On 4th October, 1941, the Political Agent of the Punjab Hill States sent an enquiry to all the states and estates in his jurisdiction about “Begar service” which included all forms of forced labour. The questions related to the amount of Begar levied, the number of holdings giving Begar, the types of Begar, the proportion of Begar to land revenue, the problems foreseen with the commutation of Begar into cash payments and ways of overcoming these problems. This information was needed “in view of the attention that begar service [had] attracted in the recent years”. Apart from the Praja Mandals which had come into existence at around this time and their growing agitations under the banner of the All India States’ People’s Congress, the “attention” on the issue of forced labour came from two other quarters. One, the demand by sepoys for commuting the Begar of their families, (one must remember that this was the time of the Second World War). Two, the independence movement, which took up the issue of Begar in the hills after the firing and casualties at the Dhami State satyagraha of the Praja Mandal. The All India States’ People’s Congress met in Ludhiana,Punjab, in 1939 where Pt. Jawaharlal Nehru was elected president and the INC too changed its position of non – intervention in the `internal’ matters of the princely states. All of these combined to make it imperative for the British to `soften’, if not abolish Begar and other forms of unfree labour in their present form, in the hills.

On 24 August, 1943 the Resident of the Simla Hill States called a meeting of all the Durbars to frame a model policy to abolish Begar and Beth in these areas Beth was defined “as an obligation to render personal service in return for certain cultivating rights”. There were two types of Bethus which were classified, (i)Bethus employed by the state, and (ii)Bethus employed by the cultivating peasant proprietors. The first class of Bethus was “opposed to the public conscience as having an element of slavery….”. This was therefore, recommended for immediate abolition, except for “palki service”. All services had to be henceforth paid for at the scheduled rates. Those Bethus who had been cultivating the same plot of land for three generations and more were to be made occupancy tenants while others were to be made tenants-at-will on a cash rent. Since the Bethus were not liable to render service to the ruler anymore, they were to pay revenue at double the rate plus cesses and usual contributions.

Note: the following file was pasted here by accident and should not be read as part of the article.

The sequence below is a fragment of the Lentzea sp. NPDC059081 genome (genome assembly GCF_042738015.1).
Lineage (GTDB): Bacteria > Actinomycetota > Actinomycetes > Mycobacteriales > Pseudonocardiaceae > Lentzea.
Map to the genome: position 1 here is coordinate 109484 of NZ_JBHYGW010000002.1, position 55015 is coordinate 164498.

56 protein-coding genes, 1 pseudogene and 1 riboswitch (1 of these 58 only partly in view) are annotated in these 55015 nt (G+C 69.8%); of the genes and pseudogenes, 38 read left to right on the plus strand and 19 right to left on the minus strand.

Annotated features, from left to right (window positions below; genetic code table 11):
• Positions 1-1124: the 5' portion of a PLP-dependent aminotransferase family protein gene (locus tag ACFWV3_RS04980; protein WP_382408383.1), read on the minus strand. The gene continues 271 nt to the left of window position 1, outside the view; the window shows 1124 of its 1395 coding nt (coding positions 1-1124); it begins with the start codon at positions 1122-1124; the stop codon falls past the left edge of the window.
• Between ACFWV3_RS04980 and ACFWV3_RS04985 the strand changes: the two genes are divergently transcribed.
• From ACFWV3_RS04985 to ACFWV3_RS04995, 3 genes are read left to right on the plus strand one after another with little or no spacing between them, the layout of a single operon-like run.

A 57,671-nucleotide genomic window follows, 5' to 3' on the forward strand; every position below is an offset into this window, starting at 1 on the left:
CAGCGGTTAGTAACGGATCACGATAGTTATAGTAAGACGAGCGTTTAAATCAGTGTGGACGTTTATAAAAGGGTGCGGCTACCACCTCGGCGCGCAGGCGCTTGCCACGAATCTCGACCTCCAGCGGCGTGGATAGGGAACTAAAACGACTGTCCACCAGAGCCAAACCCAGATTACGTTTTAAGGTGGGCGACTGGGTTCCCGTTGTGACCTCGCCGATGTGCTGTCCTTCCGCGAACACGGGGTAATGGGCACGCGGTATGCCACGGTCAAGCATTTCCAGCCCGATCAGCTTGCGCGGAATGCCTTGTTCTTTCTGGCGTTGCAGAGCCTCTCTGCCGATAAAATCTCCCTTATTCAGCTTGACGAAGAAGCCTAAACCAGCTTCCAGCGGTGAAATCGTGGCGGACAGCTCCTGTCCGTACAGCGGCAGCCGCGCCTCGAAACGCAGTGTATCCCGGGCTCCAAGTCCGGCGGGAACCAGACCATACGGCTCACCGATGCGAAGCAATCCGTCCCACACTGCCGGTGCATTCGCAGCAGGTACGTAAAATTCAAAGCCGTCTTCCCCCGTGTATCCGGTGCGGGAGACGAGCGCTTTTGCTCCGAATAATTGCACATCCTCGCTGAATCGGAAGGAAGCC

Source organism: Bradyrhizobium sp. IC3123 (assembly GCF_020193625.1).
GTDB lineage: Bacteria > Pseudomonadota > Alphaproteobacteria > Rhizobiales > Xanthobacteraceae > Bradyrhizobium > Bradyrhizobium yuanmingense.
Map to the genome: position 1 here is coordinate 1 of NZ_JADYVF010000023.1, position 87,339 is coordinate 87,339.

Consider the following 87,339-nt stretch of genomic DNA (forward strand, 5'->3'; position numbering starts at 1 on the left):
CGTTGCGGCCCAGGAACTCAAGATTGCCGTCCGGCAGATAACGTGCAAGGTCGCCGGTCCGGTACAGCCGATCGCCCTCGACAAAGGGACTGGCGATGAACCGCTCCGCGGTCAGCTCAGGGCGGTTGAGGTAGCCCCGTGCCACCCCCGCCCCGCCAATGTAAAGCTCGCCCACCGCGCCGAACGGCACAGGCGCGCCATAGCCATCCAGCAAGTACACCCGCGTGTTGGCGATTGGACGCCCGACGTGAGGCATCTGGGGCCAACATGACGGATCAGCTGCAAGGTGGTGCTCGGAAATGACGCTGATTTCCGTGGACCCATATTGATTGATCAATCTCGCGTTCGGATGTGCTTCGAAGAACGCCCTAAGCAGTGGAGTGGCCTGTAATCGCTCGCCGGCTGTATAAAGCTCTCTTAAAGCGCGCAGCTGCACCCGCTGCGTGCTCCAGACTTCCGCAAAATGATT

It is obvious that Beth was not being abolished but was rather `reformed’ by turning it into cash payment, more suited for the new context of a monetised and market integrated society. The question of Bethus under the proprietary peasants was totally ignored. It appears that this was so because the second form of Beth labour did not concern the income of the rulers and more importantly, the communal forms in which the peasant proprietor Bhaicharas took Beth, made it much more difficult to commute it to cash payments. It is also evident from our earlier discussion that the agitations since the coming of the British were centered around Kanet proprietary peasant demands and in that context, it was neither necessary nor easy for the British to tamper with the rights of the Kanets.

A third variety of Beth is also recognised, that of Beth service due to indebtedness. But the major concern of the Britishers, the local rulers and the Kanet peasantry was Begar and it was reduced considerably under pressure from the Praja Mandal, the national movement and the sepoys in the British Indian Army. The files pertaining to the reforms of Begar / Beth contain many petitions by the Bethus asking for an end to their hardships.

The discontent of the Bethus came out forcefully a few years later during the movement launched by the Praja Mandal at the time of India’s independence for the amalgamation of the Hill States into the Indian Union, for the complete abolition of Begar and for representative government in the region. The Suket State Satyagraha launched on 16 February, 1948 on the above demands saw a large Bethu participation in a movement which comprised almost all sections of the population though the leadership was still in the hands of the Kanets. The Satyagraha consisted of a Padyatra through the length of Suket State during which the marchers took control of all the organs of the state without any serious opposition. With the undermining of the power of the ruling families and their officials, their power to extract Beth was equally undermined. The subsequent abolition of land revenue removed the basis for taking cash Beth which now stood abolished. The requirements of Beth to the village community continued and in some areas is still prevalent.

A similar Satyagraha started in Rampur – Bushahr in March, 1948 saw a greater and more militant Bethu participation. Here the agitation developed into a violent confrontation between the Praja Mandal activists and the police and officials of the State. The latter were `arrested’ by the Praja Mandal activists and Rampur town passed into their control. The Diwan of the State rushed up from Shimla with armed reinforcements and managed to crush the uprising. There are local accounts of how the rebels were killed and their bodies were thrown into the Sutlej, of how villages were attacked, houses broken into and looted, of women raped. It seems that the Kolis came in for the most severe attack and were the main targets, perhaps due to their `audacity’. The State was amalgamated into the Indian Union in a few weeks from this and the agitation ended for all purposes.


To sum up the argument put forward till now, one can make three broad generalisations about the effect on Beth of British policy and administration.

One, the role of money became central to the social and economic processes of the hills. The assessment, collection and commutation of kind and labour rent in cash transformed the nature of the surplus extraction. This growing monetisation of the economy was not the result of internal dynamics but dependant on colonial intervention. Therefore, the forms of social, economic and political interaction did not change when their substance did. The manner of monetisation of hill economy did not lead to a “dissolving” of the social relations but rather ossified them. The implications of this on the political and cultural expression of the people and on the future development of the economy are areas on which much thought and effort have to be given.